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A Bruin’s Declassified School Survival Guide – Pranav Singh’s Journey from the Bay to UCLA

August 17, 2018

DUBLIN, CA–Our next Life in College profile takes us to Southern California and UCLA where Dublin High School Class of ’17 alum Pranav Singh is currently pursuing a BA in Linguistics and Computer Science. What do you have to say to high schoolers who are starting the process of college applications?

Pranav: “Be sure of yourself. In applications, focus on conveying who you truly are. The admissions decisions are determined by one word: belonging. They have their own, ever-changing idea of what type of student will belong to their campus, so even though you won’t know ever know why, you’ll end up where you should end up. Trust me.

“College is the scariest thing in the world until you set foot on campus. Every new journey will present you with a new ‘scariest thing in the world.’ Take them as they come, and attack everything head-on. Don’t be scared of anything.”

Screen Shot 2018-08-13 at 12.32.44 PM What have you learned from your first year at UCLA?

Pranav: “Just like I said in the last question, I found a place where I truly belong.

“Academically, the ‘shock’ of being thrust into this new, harder, yet more rewarding environment teaches you how to be adaptable, strong, and determined. Speaking of adaptable, I came into UCLA as an Astrophysics major, yet I switched (in one quarter) to Linguistics and Computer Science. While toiling away at the first physics class in college, I realized that it just wasn’t what I wanted to do anymore, so I went with my other true infatuations. Luckily, UCLA had that exact combination as a major, and I was able to start courses in my new major within a couple of weeks. As my dad always tells me, fail fast and fail hard. Try everything you think you’re interested in as early as you can so you’ll have more time to pursue what you love in college. On top of that, make sure that you really give it your all; this way, you can be absolutely sure that you either love something or hate it. If you hate it, drop it. Welcome to college.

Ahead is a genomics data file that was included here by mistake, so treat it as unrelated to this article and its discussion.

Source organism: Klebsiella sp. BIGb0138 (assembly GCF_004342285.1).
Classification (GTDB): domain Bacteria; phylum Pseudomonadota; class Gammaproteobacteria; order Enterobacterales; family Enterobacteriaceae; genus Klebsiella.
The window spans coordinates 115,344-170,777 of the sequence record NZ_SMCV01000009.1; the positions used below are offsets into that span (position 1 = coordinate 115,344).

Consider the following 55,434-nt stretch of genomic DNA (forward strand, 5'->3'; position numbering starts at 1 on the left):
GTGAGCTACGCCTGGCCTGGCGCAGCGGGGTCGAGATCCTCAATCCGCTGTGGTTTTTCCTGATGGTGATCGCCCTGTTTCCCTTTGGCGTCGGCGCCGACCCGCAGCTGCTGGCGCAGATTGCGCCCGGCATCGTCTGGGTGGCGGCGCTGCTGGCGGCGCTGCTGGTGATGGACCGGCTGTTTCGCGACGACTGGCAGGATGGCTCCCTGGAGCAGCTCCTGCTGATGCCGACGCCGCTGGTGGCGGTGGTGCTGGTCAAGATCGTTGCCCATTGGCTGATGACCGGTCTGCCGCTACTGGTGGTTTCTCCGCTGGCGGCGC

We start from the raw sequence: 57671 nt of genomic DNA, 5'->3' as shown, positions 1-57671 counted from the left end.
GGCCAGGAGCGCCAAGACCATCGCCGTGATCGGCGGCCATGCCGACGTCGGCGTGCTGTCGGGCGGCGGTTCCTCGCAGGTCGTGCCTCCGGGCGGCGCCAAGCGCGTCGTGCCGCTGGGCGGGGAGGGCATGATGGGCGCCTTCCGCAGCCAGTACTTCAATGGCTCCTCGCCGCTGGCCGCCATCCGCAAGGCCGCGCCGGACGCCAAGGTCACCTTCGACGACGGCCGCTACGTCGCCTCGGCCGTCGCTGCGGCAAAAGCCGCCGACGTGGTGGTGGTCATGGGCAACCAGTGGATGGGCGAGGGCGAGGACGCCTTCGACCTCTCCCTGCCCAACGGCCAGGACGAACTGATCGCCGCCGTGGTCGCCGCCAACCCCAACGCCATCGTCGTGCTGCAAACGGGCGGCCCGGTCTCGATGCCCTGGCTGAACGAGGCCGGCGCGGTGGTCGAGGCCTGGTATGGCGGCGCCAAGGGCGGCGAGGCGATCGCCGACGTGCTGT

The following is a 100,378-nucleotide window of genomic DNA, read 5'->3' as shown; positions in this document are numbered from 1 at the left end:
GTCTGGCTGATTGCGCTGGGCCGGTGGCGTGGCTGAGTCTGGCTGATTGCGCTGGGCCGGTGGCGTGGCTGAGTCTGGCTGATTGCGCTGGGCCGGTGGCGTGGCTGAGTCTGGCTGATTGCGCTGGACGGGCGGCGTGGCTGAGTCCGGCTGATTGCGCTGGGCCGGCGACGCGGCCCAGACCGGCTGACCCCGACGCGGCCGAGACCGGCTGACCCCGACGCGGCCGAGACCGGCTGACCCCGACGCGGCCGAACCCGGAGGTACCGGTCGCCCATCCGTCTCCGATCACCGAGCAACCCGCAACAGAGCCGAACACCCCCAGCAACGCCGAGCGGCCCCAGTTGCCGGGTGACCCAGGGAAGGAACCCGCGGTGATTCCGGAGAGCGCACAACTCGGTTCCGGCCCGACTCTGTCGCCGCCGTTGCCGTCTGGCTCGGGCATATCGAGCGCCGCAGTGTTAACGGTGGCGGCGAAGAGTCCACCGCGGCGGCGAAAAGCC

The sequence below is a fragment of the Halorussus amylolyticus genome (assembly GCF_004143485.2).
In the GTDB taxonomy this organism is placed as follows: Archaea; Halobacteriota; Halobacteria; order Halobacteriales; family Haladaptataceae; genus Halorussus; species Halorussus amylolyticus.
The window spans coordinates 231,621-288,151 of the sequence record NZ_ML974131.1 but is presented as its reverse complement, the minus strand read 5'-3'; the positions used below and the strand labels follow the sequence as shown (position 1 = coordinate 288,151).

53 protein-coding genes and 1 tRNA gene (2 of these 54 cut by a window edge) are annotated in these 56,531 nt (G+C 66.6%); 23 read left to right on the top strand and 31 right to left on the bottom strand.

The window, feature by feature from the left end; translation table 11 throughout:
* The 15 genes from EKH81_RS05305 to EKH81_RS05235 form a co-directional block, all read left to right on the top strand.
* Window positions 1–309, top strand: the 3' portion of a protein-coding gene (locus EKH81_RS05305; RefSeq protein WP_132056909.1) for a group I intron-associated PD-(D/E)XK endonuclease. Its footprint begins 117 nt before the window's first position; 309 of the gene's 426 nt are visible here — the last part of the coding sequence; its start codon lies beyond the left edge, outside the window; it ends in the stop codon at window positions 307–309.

“Socially, UCLA taught me that the best type of friends to make in college are those that work hard and play hard. These are the people you’ll find: passionate and driven people who are increasingly involved outside the classroom and have schedules that may drive you crazy just by looking at them, but people that are the first people who ask you if you want to go to the beach on a Tuesday night. Seriously, don’t fret or stress over not finding any friends. There’s over 30,000 fish in this sea.

“Also, make friends with upperclassmen. Fish are friends, not food. They’ve been through everything that you’re scared of going through, and they have the added benefit of being real people that you can have conversations with about anything, no matter how relevant the issue is. They want to help.

“Lastly, don’t forget It has saved my behind more times than I’d like to admit.” Linguistics and computer science? Seems like an unlikely couple. Can you tell us more about that?

Pranav: “Many people view computer science as a strictly engineering-based field that can’t be extrapolated outwards. However, computer science isn’t just coding: it’s using a computer, the result of years of innovation and the brainchild of the most brilliant people on Earth, to solve any problem you can think of. On the other hand, linguistics is a beautifully technical field that allows me to dive deeper into language than I ever thought I could.